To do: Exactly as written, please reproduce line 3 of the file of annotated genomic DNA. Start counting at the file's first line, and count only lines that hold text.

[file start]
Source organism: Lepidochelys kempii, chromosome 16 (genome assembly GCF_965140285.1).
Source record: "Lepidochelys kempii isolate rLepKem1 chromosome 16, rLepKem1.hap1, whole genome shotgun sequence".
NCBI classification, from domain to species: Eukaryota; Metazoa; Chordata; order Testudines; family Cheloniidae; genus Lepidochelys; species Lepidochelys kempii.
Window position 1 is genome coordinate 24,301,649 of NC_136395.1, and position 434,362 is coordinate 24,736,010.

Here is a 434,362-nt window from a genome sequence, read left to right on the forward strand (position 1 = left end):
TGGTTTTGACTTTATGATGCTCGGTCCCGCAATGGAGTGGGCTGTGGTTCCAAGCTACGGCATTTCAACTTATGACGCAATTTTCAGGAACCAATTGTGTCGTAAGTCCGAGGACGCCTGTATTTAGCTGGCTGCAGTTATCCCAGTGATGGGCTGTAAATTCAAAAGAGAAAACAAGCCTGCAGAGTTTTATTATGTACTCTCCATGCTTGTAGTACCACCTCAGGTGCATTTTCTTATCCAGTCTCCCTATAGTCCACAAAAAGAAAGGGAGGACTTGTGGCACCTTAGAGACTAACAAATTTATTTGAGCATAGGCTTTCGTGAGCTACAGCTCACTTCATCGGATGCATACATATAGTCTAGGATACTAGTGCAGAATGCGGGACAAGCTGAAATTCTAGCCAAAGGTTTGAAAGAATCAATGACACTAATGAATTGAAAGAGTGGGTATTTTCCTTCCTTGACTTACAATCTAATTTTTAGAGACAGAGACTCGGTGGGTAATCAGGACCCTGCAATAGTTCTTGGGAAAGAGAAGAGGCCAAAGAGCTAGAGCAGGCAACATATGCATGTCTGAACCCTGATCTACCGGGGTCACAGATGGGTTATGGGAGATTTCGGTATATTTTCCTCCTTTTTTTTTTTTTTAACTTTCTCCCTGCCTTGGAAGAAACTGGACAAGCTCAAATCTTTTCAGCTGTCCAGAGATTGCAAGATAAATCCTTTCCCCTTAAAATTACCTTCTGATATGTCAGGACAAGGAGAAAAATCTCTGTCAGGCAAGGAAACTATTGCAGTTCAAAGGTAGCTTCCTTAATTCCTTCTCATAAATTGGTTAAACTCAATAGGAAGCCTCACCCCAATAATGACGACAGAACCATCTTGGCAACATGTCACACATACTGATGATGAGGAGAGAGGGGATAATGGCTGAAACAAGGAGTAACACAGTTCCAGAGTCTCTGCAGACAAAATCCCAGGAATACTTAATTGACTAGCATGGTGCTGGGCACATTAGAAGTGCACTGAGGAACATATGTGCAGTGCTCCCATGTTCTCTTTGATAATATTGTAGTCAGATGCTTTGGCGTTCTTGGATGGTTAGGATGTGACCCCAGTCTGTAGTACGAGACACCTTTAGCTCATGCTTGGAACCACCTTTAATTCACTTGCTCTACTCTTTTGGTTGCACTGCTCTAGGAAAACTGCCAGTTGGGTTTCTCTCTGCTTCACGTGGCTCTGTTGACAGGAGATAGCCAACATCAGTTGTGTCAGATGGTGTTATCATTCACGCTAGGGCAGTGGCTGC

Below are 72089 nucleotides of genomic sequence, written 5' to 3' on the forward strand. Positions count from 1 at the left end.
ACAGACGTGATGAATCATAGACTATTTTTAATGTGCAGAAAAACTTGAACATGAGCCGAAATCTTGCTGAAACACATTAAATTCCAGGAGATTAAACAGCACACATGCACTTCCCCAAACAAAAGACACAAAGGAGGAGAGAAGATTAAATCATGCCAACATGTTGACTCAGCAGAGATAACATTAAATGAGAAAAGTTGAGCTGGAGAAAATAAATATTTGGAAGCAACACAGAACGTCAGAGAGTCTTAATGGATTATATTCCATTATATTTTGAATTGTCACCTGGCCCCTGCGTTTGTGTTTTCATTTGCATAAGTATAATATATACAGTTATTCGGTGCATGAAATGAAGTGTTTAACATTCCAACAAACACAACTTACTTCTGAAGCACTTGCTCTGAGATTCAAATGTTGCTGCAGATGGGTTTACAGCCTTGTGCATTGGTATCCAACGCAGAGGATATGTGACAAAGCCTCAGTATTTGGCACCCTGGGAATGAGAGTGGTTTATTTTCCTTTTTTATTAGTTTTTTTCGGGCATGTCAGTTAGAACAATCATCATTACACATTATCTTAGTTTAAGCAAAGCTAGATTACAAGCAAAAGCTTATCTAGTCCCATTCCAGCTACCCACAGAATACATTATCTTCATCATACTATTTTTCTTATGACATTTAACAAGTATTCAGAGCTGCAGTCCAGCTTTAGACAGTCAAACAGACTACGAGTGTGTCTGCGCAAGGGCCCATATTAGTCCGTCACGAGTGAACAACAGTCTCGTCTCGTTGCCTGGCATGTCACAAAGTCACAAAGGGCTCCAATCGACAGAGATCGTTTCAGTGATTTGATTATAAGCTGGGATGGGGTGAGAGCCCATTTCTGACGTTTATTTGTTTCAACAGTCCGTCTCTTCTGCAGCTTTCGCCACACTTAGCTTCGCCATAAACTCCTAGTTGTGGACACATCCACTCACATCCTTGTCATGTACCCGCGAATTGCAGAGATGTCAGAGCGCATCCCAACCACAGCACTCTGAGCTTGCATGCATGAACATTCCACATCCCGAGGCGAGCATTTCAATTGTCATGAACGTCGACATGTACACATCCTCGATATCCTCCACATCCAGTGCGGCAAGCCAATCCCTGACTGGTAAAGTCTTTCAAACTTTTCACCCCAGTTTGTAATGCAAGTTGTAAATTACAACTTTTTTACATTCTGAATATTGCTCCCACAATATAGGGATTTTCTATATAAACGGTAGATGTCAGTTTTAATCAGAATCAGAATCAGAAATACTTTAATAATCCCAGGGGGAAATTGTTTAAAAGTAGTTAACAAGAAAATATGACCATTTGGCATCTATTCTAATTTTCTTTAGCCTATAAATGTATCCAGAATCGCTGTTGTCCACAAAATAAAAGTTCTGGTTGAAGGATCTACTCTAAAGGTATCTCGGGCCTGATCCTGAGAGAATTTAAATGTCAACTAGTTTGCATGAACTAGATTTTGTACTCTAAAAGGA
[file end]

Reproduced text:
NCBI classification, from domain to species: Eukaryota; Metazoa; Chordata; order Testudines; family Cheloniidae; genus Lepidochelys; species Lepidochelys kempii.